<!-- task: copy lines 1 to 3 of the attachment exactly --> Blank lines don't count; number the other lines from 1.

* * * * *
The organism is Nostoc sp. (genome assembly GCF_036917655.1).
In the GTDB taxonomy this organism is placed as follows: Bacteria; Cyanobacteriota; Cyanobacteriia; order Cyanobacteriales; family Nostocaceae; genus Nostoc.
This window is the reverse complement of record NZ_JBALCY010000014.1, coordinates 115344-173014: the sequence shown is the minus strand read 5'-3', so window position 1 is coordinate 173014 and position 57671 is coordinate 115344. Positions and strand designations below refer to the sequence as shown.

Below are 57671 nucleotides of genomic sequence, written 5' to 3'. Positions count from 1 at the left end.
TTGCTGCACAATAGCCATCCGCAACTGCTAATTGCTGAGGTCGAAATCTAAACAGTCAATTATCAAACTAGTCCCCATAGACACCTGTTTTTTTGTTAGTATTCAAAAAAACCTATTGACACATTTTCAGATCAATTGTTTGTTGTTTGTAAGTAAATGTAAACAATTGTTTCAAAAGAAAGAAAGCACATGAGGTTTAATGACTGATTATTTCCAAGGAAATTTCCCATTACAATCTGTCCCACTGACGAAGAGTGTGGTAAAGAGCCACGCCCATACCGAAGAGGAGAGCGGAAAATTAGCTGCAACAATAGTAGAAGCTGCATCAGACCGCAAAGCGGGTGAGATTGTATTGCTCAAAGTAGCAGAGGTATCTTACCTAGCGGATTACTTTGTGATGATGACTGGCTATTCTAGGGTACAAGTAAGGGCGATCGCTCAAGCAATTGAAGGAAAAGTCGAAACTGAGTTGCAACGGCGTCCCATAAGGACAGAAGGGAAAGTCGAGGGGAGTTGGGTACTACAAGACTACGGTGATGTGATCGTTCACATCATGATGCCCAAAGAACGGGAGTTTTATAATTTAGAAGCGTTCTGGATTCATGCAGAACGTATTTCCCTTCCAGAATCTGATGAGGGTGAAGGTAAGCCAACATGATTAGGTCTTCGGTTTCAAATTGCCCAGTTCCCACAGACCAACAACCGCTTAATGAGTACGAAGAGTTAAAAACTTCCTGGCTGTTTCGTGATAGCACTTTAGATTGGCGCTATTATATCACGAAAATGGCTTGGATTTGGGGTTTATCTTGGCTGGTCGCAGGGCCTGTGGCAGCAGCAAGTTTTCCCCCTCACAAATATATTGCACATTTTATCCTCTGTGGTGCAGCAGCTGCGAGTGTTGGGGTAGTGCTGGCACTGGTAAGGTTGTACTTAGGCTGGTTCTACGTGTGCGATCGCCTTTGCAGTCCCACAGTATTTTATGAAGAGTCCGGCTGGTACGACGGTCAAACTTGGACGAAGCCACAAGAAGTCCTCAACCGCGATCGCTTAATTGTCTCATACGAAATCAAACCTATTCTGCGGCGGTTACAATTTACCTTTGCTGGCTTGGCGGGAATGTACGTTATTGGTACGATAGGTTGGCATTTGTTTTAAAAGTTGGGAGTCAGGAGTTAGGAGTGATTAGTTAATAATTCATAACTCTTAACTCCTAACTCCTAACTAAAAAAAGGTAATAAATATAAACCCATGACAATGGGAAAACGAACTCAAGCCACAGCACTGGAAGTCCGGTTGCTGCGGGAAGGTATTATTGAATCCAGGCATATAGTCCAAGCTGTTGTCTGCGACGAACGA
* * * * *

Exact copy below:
The organism is Nostoc sp. (genome assembly GCF_036917655.1).
In the GTDB taxonomy this organism is placed as follows: Bacteria; Cyanobacteriota; Cyanobacteriia; order Cyanobacteriales; family Nostocaceae; genus Nostoc.
This window is the reverse complement of record NZ_JBALCY010000014.1, coordinates 115344-173014: the sequence shown is the minus strand read 5'-3', so window position 1 is coordinate 173014 and position 57671 is coordinate 115344. Positions and strand designations below refer to the sequence as shown.